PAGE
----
Data science is a growing field, with thousands of job openings and a shortage of qualified professionals. With a median annual salary of $98,000, it’s well worth the effort to learn the core skills and competencies required for this complex role.
As a starting point, we put together a list of fundamental skills data scientists need to remain competitive and relevant in this constantly evolving industry.
1. Communication and presentation skills
When we think of data science, skills like programming and model accuracy development come to mind. However, if you want to pursue a career in data science, these core skills won’t put you ahead of the curve. They will simply put you on it. Every data science bootcamp graduate should know the techniques that maximize accuracy on a model, and will have a solid grasp of several programming languages. The scientist who knows how to present their resultant findings in layman's terms, to a management team with little or no technical knowledge, is the one that stands out from the pack.
Consider the development of presentation skills a solid, essential, and permanent investment in yourself. The programming language you recently learned could be obsolete within the next 10 years. On the other hand, the ability to wow management and clients with your excellent communication skills will be just as valuable as it is now.
2. Programming skills
In terms of technical skills, programming is your bread and butter as a data scientist. Although the specific language(s) you use will vary by organization, here’s a shortlist you should be comfortable with:
This list isn’t exhaustive. As the industry continues to evolve, the prevailing programming languages will also change.
In addition to general-purpose programming languages, you should familiarize yourself with more specialized tools of the trade, such as TensorFlow and MATLAB. Be sure to stay up to date with the most relevant tools in your field. If someone introduces a new tool or technique, or a particular language falls out of favor, try to keep up with the trends. Doing this will keep your skill set relevant for years in the rapidly evolving data science industry. This brings us to the next important facet, which is …
3. Continuous learning
Despite explosive growth in the data science industry, experts predict that in the next 10 years, all the current professional roles in this field will no longer exist. This doesn’t mean all current data scientists will lose their jobs. Instead, the fast pace of advancing technology and innovation in the sector will mean that the roles of existing data scientists will entirely change.
It’s essential to update your skills constantly to remain valuable to your organization in the face of such fast-paced innovation. Take the time to learn new skills online, subscribe to the latest journals in the fields of AI, machine learning, and data science, and make a habit of attending industry networking events to stay ahead of the curve.
If you’re not sure where to begin, consider your career path. If you’re looking to break into the field, brush up on SQL, data analysis, and data visualization. If it’s not your primary area of expertise already, learn Python, as it’s one of the most commonly used programming languages in data science.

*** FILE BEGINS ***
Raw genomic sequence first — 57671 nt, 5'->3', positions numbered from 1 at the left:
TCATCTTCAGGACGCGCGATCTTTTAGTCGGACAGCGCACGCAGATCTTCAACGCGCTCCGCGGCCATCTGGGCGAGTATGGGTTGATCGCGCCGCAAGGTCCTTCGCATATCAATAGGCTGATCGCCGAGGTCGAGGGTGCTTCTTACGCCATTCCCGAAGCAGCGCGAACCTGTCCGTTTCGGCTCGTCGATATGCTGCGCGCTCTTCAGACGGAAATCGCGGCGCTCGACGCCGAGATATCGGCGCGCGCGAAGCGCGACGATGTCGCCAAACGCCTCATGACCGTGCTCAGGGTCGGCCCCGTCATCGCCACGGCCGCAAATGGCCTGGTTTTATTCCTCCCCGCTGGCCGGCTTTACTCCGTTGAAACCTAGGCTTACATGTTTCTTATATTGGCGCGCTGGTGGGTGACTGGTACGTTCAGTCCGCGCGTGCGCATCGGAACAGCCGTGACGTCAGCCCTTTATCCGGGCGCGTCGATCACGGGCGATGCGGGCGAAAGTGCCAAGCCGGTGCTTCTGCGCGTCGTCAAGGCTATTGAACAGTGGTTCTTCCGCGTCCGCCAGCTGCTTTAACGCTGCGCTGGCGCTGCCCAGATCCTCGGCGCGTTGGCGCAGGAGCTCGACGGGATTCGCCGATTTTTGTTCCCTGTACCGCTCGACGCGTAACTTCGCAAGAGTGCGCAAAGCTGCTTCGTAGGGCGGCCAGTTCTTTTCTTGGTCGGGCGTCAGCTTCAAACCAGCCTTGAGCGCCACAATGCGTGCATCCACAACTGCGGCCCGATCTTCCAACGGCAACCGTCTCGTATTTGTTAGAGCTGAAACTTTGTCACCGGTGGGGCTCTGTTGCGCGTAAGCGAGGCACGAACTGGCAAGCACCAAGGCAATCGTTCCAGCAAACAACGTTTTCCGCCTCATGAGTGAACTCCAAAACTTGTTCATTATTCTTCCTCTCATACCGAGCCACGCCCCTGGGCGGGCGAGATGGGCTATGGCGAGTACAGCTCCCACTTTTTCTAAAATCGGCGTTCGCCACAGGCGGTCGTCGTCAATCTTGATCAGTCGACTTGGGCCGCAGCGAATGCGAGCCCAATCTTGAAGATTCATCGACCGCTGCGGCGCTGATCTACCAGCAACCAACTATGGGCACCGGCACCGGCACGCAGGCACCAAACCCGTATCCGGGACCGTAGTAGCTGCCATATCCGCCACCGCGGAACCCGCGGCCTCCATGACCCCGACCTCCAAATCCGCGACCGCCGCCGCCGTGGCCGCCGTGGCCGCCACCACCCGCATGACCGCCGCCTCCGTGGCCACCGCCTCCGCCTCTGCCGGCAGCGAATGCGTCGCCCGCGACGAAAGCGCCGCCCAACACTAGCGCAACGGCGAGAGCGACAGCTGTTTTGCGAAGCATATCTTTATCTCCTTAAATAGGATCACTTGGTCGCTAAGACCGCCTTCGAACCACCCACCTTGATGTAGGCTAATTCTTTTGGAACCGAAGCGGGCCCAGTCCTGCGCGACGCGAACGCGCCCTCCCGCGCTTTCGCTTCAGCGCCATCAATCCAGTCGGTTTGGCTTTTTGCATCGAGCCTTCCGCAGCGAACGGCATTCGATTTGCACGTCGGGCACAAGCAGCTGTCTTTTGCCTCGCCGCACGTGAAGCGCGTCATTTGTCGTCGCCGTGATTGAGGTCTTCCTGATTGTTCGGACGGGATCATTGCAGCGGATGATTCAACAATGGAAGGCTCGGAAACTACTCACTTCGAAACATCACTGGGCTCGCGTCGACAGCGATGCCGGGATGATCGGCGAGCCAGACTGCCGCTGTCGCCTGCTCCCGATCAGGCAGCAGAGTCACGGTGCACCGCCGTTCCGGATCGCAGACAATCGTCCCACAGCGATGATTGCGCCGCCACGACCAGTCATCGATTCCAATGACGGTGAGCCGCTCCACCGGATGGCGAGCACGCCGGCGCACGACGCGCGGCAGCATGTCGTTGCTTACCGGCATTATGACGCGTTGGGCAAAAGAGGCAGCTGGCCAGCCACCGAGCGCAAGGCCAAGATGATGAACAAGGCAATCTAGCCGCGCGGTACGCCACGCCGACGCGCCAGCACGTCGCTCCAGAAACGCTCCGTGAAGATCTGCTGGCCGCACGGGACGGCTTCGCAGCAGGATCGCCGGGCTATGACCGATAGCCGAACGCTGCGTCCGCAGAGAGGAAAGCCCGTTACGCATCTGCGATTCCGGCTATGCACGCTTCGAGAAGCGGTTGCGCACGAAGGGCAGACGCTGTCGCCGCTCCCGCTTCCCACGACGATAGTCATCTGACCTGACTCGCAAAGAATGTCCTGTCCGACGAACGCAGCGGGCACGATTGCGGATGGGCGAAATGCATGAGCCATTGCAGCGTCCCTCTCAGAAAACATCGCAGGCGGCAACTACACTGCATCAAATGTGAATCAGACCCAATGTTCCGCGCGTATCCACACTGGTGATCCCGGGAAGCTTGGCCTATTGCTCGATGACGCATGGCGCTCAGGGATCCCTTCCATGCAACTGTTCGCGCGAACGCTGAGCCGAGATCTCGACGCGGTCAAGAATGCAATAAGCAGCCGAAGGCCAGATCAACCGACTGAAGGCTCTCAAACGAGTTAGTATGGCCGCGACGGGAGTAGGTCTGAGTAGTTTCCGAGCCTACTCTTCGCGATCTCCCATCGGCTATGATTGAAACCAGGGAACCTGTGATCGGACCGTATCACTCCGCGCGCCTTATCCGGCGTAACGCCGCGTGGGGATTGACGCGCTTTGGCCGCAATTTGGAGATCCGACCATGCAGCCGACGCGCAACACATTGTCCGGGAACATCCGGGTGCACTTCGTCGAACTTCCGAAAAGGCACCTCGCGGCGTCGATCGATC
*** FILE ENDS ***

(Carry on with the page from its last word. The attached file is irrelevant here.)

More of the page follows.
As an established data scientist, consider your career progression. If you want to move into a management role, find people management courses, job shadow, and attend networking events to expand your skill set. If you wish to remain in a technical role but perhaps move from generalist to specialist, adopt technical and soft skills in your particular field.
4. Focus on real-world applications
How will this model be used in the real world? As a data scientist, this should always be the first question before creating a model or modifying an existing one. Regardless of the quality of its design, a model is unlikely to be accurate if the data sets used for training it don’t match the real-world situation it faces on deployment.
A 2018 paper on this subject, Datasheets for Datasets (opens in new tab), provides a set of questions you can ask to help vet your data set for accuracy and usefulness before using it to train your model. Make use of resources like this to help you and your team stay focused on real-world goals throughout the process of gathering data, creating a model and training it. That way, you can catch issues that might deviate from the real-world scenario as, or even before, they come up.
Data science is a vast and complicated field. Remaining useful or relevant to an organization while being a jack of all trades is nearly impossible. Try to find a specialty that genuinely interests you and become an expert in that area. This could be something technical, such as an aspect of machine learning or data mining, or an industry specialization like finance or retail.
Consider this: A recruiter for the data science division of a major bank is more likely to pick an expert in financial modeling over a generalist, regardless of how technically knowledgeable they may be. It could even mean the difference between having your application dismissed, or landing the crucial interview.
To develop your skills as a data scientist, the key takeaway is to always be learning. As a data scientist, you exist in a rapidly evolving industry. Online courses such as the Complete Data Science Bootcamp (opens in new tab) from Udemy (opens in new tab) are a great way to brush up your skills. Keeping up with the latest trends, such as how visual programming powers complex data science (opens in new tab), will also help you get ahead. Find some particular area of data science you love, and learn everything you can about it.